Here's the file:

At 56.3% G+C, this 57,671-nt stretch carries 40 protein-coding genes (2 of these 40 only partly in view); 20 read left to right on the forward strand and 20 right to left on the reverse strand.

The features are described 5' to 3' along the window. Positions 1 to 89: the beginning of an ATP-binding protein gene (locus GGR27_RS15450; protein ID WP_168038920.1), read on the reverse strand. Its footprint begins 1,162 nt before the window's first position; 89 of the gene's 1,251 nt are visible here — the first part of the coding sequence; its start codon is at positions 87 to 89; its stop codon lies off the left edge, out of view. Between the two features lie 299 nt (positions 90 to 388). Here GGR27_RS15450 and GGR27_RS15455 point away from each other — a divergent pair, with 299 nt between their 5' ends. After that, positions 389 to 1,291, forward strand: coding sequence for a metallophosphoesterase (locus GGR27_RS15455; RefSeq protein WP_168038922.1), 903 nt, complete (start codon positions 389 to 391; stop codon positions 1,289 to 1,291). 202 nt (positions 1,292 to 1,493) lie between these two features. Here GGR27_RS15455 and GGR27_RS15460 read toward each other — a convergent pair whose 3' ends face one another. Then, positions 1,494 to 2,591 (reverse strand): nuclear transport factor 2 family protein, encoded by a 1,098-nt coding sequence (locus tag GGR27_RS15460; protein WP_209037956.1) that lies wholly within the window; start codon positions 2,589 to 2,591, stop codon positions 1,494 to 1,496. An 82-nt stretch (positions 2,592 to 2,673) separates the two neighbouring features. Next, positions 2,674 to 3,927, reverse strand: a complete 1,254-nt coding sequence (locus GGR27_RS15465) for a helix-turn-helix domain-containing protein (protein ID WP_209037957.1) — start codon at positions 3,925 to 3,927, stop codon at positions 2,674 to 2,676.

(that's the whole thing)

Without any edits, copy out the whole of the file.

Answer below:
At 56.3% G+C, this 57,671-nt stretch carries 40 protein-coding genes (2 of these 40 only partly in view); 20 read left to right on the forward strand and 20 right to left on the reverse strand.

The features are described 5' to 3' along the window. Positions 1 to 89: the beginning of an ATP-binding protein gene (locus GGR27_RS15450; protein ID WP_168038920.1), read on the reverse strand. Its footprint begins 1,162 nt before the window's first position; 89 of the gene's 1,251 nt are visible here — the first part of the coding sequence; its start codon is at positions 87 to 89; its stop codon lies off the left edge, out of view. Between the two features lie 299 nt (positions 90 to 388). Here GGR27_RS15450 and GGR27_RS15455 point away from each other — a divergent pair, with 299 nt between their 5' ends. After that, positions 389 to 1,291, forward strand: coding sequence for a metallophosphoesterase (locus GGR27_RS15455; RefSeq protein WP_168038922.1), 903 nt, complete (start codon positions 389 to 391; stop codon positions 1,289 to 1,291). 202 nt (positions 1,292 to 1,493) lie between these two features. Here GGR27_RS15455 and GGR27_RS15460 read toward each other — a convergent pair whose 3' ends face one another. Then, positions 1,494 to 2,591 (reverse strand): nuclear transport factor 2 family protein, encoded by a 1,098-nt coding sequence (locus tag GGR27_RS15460; protein WP_209037956.1) that lies wholly within the window; start codon positions 2,589 to 2,591, stop codon positions 1,494 to 1,496. An 82-nt stretch (positions 2,592 to 2,673) separates the two neighbouring features. Next, positions 2,674 to 3,927, reverse strand: a complete 1,254-nt coding sequence (locus GGR27_RS15465) for a helix-turn-helix domain-containing protein (protein ID WP_209037957.1) — start codon at positions 3,925 to 3,927, stop codon at positions 2,674 to 2,676.